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  • Author: Ernst Wilhelm Hengstenberg
  • e-Sword Version: 9.x - 10.x

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e-Sword 9+ Module Download:
Download Hengstenberg, E.W. - Christology of the Old Testament (4 vols)

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Ernst Wilhelm Hengstenberg

e-Sword Version:
9.x - 10.x

The Importance of Hengstenberg's Christology Of The Old Testament (4 volumes)
Hengstenberg's Christology reflects a classic Lutheran focus on finding Christ in every Bible Book.  His defense of supernaturalism in miracles and prophecy makes his scholarship conservative. Even though he approaches Scripture from a non-dispensational and non-Baptist way, his scholarship is worth reading and reflection.

This is the major work of one of the most conspicuous and able champions of orthodoxy of the nineteenth century.  This great study of the Person and work of Christ, the Redeemer, as He appears in type and prophecy on the pages of the Hebrew Scriptures, has enjoyed a remarkable ministry of usefulness for over a century and a quarter. It has been an indispensable reference work both for professor and student in institutions where the Word of God is honored and the truth emphasized that the Person and work of the Redeemer forms the warp and woof of the fabric of divine revelation.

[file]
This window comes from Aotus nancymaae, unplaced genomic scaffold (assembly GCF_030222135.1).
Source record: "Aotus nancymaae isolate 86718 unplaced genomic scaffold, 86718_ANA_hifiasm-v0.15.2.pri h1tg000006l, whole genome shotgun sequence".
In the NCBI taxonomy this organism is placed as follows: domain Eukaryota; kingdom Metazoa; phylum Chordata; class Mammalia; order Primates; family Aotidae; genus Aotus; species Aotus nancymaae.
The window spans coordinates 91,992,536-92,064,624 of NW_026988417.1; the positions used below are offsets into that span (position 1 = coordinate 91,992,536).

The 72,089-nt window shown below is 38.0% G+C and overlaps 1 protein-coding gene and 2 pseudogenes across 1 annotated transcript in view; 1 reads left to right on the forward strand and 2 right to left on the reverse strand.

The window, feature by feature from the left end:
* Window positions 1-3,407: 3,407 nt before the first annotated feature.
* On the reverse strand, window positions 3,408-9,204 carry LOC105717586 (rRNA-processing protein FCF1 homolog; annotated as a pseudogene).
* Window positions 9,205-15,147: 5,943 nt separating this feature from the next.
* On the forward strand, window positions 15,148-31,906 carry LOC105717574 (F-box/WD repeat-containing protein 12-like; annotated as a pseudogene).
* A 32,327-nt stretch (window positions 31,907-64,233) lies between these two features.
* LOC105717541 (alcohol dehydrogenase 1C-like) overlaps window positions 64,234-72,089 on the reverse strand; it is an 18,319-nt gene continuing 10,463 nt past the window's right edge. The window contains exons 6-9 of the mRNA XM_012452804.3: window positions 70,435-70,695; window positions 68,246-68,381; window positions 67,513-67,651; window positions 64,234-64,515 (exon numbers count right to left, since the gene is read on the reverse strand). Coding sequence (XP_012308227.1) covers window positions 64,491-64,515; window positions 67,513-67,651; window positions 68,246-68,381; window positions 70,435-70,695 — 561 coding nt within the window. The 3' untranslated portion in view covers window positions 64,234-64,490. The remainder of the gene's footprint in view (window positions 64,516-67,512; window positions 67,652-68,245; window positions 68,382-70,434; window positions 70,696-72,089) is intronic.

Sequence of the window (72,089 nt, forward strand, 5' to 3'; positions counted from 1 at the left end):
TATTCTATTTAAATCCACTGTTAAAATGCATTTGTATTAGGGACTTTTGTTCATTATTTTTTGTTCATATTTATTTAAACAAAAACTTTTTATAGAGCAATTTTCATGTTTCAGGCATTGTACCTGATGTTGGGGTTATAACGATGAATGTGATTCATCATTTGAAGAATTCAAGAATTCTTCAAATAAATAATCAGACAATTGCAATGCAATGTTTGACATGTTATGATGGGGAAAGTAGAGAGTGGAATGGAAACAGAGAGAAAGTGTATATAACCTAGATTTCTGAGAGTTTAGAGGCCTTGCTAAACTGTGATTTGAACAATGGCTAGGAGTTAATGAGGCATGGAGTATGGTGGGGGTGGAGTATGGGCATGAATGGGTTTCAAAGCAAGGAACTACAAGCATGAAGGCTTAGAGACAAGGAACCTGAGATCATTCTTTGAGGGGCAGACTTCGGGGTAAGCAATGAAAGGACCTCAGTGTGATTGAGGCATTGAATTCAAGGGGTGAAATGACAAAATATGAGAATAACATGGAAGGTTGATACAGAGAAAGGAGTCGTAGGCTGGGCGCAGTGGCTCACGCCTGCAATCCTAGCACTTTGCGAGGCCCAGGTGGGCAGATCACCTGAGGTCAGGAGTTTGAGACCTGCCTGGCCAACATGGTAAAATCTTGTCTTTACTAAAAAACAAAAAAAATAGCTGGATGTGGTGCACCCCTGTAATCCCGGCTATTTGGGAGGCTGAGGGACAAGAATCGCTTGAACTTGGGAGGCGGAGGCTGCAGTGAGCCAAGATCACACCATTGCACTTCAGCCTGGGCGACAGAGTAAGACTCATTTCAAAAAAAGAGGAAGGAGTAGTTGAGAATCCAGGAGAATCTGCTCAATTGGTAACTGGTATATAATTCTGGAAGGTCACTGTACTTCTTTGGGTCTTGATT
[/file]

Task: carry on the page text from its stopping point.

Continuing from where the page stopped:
Hengstenberg composed and published his influential four-volume Christology of the Old Testament (Christologie des Alten Testaments, 1828-1835) near the start of his very influential career in Germany.  The work was translated into English and published at Edinburgh, 1854-1858.  His Christology has gone through many English reprints, and has been influential through its combating of rationalism.

If evangelicals are to "stand on the shoulders of giants" to promote the faith with greater clarity and insight, it is necessary to benefit from godly scholars who have preceded us.  In 2001, John Sailhamer published a thought-provoking article regarding "The Messiah and the Hebrew Bible."

Although Sailhamer described well his proposed "Messianic" approach to the Old Testament, he spoke rather summarily of Hengstenberg, without documenting details from his Christology. Evangelicals should rediscover the contributions of earlier men like Hengstenberg.  A book is without influence unless it is read.

Strengths of Hengstenberg's Christology
Commitment to Scholarship.  Hengstenberg showed facility in using primary sources from languages other than German.  His quotes flow freely into Hebrew, Greek, Latin, Dutch, and English.  For many students of today, a glossing translation of other languages might be needed to follow the flow of thought.  But Hengstenberg sought to quote accurately and interpret carefully the views of those with whom he was interacting, both rationalist and Jewish scholars.